By Marielle Cabalquinto, RN, BSN
After an arduous journey called “nursing school” followed by a licensure examination, I was thankful to be hired as a new nurse on Madison 5- Adult Psychiatry at The Mount Sinai Hospital. While I am not new to the hospital (as of March 2015 I will have been on the same unit for 10 years), I am new to the nursing profession. I am blessed to have such an amazing nurse manager, MaryJoy Adverderada, MSN, RN-C, and preceptor, Melody Cubas, RN. I am eternally grateful for their compassion and their patience. I have known both of these nurses for nearly 10 years and have learned the meaning of compassion and dedication from them.
After three weeks of classroom training, I continued my orientation on the floor with a preceptor who assisted me as I learned my day-to-day role as a psychiatric nurse. Beyond handing out medication, doing the assignments and charting, I learned how to communicate with my patients and colleagues, to be flexible and to work as a team player. All of these skills are highly important when it comes to the nursing profession. Each day I worked was a learning experience, whether it was good or bad. I often worried, “Would I learn everything?”
As a new nurse, I was enrolled in the Mount Sinai Transitions Program. A group of new nurses and a wonderful mentor, Medel Paguirigan EdD, RN, CNE, CNN, met throughout the year to discuss our experiences, present cases and learn about different aspects of being a nurse. I enjoyed the camaraderie and was comforted by knowing other new nurses also felt anxious, unsure, were afraid of making mistakes and yet were excited, and open-minded about the new role. We are the future of nursing.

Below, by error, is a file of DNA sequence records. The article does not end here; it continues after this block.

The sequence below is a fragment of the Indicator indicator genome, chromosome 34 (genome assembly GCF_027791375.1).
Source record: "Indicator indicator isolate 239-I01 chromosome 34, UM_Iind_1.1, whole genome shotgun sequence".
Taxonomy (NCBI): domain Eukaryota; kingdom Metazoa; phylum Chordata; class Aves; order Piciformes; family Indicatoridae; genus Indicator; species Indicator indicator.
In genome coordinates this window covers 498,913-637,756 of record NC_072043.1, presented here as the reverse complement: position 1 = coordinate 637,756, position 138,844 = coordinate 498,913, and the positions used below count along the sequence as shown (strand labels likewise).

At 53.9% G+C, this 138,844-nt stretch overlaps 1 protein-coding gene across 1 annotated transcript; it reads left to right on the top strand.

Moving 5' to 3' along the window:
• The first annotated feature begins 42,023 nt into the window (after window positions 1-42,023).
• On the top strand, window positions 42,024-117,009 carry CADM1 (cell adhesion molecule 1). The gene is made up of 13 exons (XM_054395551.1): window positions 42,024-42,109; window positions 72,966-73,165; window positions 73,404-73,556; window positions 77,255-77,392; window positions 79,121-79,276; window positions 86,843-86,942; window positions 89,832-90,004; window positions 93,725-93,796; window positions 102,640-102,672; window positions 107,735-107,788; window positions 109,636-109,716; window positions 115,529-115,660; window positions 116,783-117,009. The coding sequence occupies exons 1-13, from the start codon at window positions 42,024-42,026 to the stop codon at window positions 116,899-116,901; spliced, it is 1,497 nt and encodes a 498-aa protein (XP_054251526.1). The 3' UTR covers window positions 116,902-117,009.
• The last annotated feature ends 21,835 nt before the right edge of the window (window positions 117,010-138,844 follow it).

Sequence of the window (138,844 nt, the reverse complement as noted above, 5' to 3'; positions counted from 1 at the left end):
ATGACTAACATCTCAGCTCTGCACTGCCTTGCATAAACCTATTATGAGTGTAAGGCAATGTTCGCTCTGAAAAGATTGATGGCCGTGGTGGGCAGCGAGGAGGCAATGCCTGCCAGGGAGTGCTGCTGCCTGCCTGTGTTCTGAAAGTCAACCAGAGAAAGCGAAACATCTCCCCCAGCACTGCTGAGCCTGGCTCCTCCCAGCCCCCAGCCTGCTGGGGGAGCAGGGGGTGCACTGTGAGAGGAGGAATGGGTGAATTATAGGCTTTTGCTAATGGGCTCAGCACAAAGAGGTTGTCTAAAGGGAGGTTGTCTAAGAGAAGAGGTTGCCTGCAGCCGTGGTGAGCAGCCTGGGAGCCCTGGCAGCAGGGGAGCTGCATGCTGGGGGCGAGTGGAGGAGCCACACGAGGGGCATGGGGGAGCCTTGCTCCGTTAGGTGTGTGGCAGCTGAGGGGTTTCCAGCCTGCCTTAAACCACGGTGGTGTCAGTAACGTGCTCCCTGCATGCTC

I am a new nurse, building confidence with each new situation I encounter. At times I may be uncertain of what to do, but I know that I am surrounded by colleagues and managers who are willing to help me provide the best possible care for my patients. With each day as a nurse, I learn about helping others and learn even more about myself.
I’ve heard somewhere that “nurses eat their young” but here at Mount Sinai, the more experienced nurse very willingly assists the new nurse. I love being a Mount Sinai nurse because being at Mount Sinai, I feel the hospitals take care of their nurses. I see how much work the nursing administrators put into maintaining ANCC Magnet Recognition ® and in taking nursing to a higher level by encouraging nursing research and higher education. It is inspiring to work in a place with such vision and I hope to meet my own expectations of being an excellent Mount Sinai nurse.
Marielle Cabalquinto, RN, BSN is a new graduate nurse on Madison 5, one of Mount Sinai Hospital’s adult psychiatry units. She graduated from the Rutgers University School of Nursing with a Bachelor’s Degree of Science in Nursing in 2012. She holds additional degrees in English and Art History. She has been employed at Mount Sinai since 2005, previously as a Business Associate.